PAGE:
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As Steve Scully's Hacker Excuse Falls Apart, Account Disappears from Internet

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UPDATE, Oct. 9, 2020: While Steve Scully did delete his Twitter account Friday, he appears to have reactivated it, though his tweets are “protected,” meaning only approved followers can access them.

The Western Journal’s original story remains below as published:

Steve Scully, the moderator chosen for the second presidential debate, has apparently deleted his Twitter account following a late-night interaction with Trump opponent Anthony Scaramucci.

On Thursday night, a tweet from Scully’s Twitter account tagged Scaramucci, and seemingly asked for advice about how to handle President Donald Trump.

The post from Scully read, “@Scaramucci should I respond to trump.”

The post is now gone, as are all of Scully’s other tweets and his account.

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Scaramucci, who has made a career out of opposing Trump on cable news since he was fired by Trump after an embarrassing 10-day stint as the White House communications director in 2017, responded to Scully.

“Ignore. He is having a hard enough time. Some more bad stuff about to go down,” the man known to some as “The Mooch” wrote in reply.

The Twitter exchange obviously outraged defenders of the president, as well as anyone wishing to see the not-so-nonpartisan Commission on Presidential Debates stop choosing biased moderators.

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Scully was a one-time intern for Democratic presidential nominee Joe Biden, so it appeared the fix was in before the CPD unilaterally decided to make the second debate virtual.

The optics of the decision to go virtual were bad enough before Scully’s late night interaction with “The Mooch,” given how Fox News host Chris Wallace teamed up with Biden during the first debate last week.

Susan Page, the moderator for the vice presidential debate in Utah on Wednesday, is the Washington bureau chief for USA Today and the author of a biography about House Speaker Nancy Pelosi, which is set for release next year.

The CPD no longer has the appearance of an impartial body, if it ever did.

Oddly, the debate commission spoke on behalf of Scully on Friday.

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CPD co-chair Frank Fahrenkopf told Fox News host Brian Kilmeade Scully “was hacked” and said the interaction with Scaramucci “didn’t happen.”

C-SPAN, Scully’s employer, also weighed in.

“Steve Scully did not originate the tweet and believes his account has been hacked,” C-SPAN said in a statement Friday.

“The Commission on Presidential Debates has stated publicly that the tweet was not sent by Scully himself and is investigating with the help of authorities. When additional information is available, we will release it.”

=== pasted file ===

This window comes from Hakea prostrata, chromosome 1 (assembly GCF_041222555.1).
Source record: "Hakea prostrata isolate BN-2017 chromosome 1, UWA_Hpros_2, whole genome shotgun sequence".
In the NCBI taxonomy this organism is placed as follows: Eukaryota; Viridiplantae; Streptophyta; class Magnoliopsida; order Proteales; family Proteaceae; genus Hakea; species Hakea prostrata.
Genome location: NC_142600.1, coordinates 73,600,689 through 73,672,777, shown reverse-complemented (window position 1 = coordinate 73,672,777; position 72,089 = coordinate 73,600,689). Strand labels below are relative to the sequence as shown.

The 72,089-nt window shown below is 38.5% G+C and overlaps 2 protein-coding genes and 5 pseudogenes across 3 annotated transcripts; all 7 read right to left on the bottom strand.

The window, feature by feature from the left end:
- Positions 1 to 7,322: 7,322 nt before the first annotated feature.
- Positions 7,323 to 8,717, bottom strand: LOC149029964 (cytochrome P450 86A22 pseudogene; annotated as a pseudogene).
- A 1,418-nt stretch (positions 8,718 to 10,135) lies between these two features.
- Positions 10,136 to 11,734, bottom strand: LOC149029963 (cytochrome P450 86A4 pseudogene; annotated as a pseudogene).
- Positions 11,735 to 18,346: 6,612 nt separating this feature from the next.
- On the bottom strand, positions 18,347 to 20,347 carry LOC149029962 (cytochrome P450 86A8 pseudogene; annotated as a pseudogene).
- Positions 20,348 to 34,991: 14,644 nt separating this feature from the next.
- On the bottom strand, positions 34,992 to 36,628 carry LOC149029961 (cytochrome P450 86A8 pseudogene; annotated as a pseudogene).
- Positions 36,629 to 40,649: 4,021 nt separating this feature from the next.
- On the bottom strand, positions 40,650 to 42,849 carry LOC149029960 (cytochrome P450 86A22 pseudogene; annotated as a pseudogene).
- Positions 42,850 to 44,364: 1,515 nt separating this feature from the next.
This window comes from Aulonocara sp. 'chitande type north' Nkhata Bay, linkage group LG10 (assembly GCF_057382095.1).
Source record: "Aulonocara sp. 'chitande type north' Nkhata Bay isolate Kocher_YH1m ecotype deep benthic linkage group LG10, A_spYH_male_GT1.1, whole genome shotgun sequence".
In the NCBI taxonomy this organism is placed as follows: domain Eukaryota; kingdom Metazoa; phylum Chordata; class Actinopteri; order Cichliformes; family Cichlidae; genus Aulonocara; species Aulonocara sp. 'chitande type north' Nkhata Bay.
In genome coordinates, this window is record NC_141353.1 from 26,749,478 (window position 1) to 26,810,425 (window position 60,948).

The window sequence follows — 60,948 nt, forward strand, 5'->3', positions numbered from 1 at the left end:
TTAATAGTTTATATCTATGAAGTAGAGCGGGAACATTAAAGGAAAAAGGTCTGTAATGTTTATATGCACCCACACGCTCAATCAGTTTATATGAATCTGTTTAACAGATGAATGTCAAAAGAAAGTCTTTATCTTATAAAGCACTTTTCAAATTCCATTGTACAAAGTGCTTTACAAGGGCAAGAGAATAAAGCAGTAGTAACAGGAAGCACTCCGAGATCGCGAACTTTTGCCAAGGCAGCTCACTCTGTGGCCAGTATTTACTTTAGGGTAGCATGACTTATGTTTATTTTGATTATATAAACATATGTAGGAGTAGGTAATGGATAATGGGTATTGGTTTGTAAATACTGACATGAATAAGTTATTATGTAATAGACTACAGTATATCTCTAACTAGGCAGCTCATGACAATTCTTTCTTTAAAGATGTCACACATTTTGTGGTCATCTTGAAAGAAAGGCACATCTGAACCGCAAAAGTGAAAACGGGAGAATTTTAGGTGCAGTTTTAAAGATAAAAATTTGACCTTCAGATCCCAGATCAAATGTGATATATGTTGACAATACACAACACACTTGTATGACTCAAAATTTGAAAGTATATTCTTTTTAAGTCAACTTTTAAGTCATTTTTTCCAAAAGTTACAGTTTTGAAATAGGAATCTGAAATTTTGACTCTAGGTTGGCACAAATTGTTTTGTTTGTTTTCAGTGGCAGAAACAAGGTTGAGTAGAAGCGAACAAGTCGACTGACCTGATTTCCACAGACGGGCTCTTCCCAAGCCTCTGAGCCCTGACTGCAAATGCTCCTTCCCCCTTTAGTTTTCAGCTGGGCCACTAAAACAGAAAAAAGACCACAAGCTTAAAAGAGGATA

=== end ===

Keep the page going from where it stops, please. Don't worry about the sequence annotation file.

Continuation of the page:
This was not Scully’s first run-in with questionable tweets coming from his account, nor was it the first time the C-SPAN host has claimed hacking as a defense, Fox News reported.

But the latest tweet controversy caught the attention of the president.

“Steve Scully, the second Debate Moderator, is a Never Trumper, just like the son of the great Mike Wallace. Fix!!!” Trump tweeted Friday.

Fox reported that in the spring of 2012, Scully’s account posted tweets about weight loss, which he attributed to hackers.

“I apologize for Saturday’s tweets regarding weight loss, etc. I still have my day job at C-SPAN…darn those hackers. Have a great Sunday,” Scully wrote at the time.

The next year, Scully was again apparently targeted by mysterious hackers.

In an apology about posts which now have no context, Scully wrote, “I apologize for some earlier TWEETS…account was hacked…those tweets did not come from me. Thanks all for alerting me. SS.”

Even though those apology posts were deleted, they were saved by Twitter users before Scully scrubbed his account:

Scully sure seems to get hacked a lot more than the average person, which is odd, seeing as “Washington Journal,” which he hosts on C-SPAN, isn’t exactly must-see TV.

In any event, the debate Scully was to moderate is now canceled, as is his Twitter account.

CNN reported the debate commission formally called off the debate late Friday.

The saga of the last three debates, two of which saw moderators with conflicts of interest show Democrats favor, while the third never saw its biased moderator get that chance, should forever cancel the CPD in favor of a fresh approach to scheduling debates.

Enough is enough, but at least Trump comes out on top in this.

Everyone knew he was going to walk into a lion’s den on this one, whether the debate was virtual or in person. This time, Scully and the CPD were forced to cancel themselves before they got the chance to undercut him.

This article appeared originally on The Western Journal.

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